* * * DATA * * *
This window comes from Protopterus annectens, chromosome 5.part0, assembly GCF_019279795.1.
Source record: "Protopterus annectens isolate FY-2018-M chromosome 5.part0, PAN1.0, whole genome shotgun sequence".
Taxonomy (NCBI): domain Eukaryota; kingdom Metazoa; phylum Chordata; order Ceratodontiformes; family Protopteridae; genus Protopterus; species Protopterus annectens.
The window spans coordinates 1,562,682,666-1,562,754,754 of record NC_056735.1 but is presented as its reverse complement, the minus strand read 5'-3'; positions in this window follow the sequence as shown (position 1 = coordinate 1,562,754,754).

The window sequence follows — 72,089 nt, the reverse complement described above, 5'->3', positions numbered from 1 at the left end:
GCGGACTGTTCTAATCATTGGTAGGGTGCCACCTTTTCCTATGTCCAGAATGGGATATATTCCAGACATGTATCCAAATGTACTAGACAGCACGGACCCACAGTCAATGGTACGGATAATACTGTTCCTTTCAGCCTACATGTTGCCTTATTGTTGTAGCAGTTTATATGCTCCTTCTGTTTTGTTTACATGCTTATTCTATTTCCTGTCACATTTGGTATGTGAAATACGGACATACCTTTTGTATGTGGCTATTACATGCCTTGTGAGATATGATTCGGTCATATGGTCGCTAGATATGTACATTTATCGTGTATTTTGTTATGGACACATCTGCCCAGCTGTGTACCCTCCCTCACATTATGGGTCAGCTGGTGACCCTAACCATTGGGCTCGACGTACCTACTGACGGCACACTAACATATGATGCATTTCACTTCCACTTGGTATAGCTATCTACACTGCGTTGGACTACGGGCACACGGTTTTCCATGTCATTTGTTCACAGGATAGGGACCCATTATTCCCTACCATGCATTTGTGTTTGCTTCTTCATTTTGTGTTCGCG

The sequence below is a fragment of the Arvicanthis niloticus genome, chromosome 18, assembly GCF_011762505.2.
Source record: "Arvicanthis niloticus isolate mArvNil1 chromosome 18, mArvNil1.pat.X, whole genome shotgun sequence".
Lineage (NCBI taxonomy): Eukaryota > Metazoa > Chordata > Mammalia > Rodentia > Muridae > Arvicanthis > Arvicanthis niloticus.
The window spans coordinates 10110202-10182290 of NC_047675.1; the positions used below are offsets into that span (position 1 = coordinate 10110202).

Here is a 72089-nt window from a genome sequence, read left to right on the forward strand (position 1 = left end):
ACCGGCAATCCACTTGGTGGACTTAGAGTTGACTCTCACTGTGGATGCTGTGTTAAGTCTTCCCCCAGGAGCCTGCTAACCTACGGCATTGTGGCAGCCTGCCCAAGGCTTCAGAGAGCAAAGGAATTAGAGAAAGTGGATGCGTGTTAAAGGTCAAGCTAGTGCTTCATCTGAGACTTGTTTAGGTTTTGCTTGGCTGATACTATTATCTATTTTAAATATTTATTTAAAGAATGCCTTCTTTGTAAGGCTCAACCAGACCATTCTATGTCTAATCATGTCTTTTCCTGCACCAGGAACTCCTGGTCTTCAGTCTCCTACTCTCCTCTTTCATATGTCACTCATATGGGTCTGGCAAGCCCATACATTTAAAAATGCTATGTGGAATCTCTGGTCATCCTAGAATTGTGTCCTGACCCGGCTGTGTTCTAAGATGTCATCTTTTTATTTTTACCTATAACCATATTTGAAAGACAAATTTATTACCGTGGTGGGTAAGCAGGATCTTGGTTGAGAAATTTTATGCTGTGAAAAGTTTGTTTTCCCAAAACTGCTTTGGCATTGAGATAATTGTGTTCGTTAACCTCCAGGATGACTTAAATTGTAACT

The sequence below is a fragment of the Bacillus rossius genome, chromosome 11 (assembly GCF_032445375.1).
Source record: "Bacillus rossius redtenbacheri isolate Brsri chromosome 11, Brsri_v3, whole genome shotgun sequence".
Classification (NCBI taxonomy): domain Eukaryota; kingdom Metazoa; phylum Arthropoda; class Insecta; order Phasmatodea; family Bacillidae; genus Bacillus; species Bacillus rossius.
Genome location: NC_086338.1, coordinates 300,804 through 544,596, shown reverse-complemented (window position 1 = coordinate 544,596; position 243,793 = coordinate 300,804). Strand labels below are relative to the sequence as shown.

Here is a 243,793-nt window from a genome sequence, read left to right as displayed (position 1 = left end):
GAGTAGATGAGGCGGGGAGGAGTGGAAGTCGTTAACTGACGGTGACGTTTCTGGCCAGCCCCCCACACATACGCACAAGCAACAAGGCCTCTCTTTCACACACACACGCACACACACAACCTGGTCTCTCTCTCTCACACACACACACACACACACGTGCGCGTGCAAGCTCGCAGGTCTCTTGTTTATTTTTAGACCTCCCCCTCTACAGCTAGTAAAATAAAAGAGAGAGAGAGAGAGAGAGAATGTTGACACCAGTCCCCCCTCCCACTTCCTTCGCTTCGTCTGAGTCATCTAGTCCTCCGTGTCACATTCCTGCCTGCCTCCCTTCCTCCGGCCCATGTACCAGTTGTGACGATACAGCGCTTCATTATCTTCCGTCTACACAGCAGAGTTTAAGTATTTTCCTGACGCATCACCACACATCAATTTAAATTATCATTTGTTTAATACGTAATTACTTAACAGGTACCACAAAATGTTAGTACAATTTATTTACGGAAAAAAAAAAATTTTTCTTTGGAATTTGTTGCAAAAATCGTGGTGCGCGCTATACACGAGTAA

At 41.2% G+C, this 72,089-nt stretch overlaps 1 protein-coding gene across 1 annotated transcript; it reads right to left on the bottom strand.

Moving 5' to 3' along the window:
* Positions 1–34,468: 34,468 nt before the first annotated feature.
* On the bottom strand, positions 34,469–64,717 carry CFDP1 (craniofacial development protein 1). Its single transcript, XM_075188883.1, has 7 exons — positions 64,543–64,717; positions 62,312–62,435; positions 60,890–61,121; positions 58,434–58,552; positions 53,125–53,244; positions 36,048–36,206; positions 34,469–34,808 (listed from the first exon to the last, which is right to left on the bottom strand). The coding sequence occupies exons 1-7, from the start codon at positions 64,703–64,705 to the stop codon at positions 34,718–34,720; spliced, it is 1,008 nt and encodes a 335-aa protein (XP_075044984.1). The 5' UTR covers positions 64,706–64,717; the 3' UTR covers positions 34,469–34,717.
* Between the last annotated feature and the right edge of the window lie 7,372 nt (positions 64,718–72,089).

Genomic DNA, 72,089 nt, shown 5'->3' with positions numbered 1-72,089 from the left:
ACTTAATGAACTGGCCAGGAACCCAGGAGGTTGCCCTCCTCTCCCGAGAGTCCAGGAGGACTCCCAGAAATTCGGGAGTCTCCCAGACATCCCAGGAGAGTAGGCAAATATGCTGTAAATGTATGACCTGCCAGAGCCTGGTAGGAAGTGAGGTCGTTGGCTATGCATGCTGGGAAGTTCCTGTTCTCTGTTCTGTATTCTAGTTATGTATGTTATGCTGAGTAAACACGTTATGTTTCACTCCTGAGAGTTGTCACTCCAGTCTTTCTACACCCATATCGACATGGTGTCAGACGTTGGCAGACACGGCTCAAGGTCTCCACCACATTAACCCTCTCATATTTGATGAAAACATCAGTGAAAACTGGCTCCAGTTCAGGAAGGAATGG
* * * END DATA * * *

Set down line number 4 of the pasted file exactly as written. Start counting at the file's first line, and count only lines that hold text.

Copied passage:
The window spans coordinates 1,562,682,666-1,562,754,754 of record NC_056735.1 but is presented as its reverse complement, the minus strand read 5'-3'; positions in this window follow the sequence as shown (position 1 = coordinate 1,562,754,754).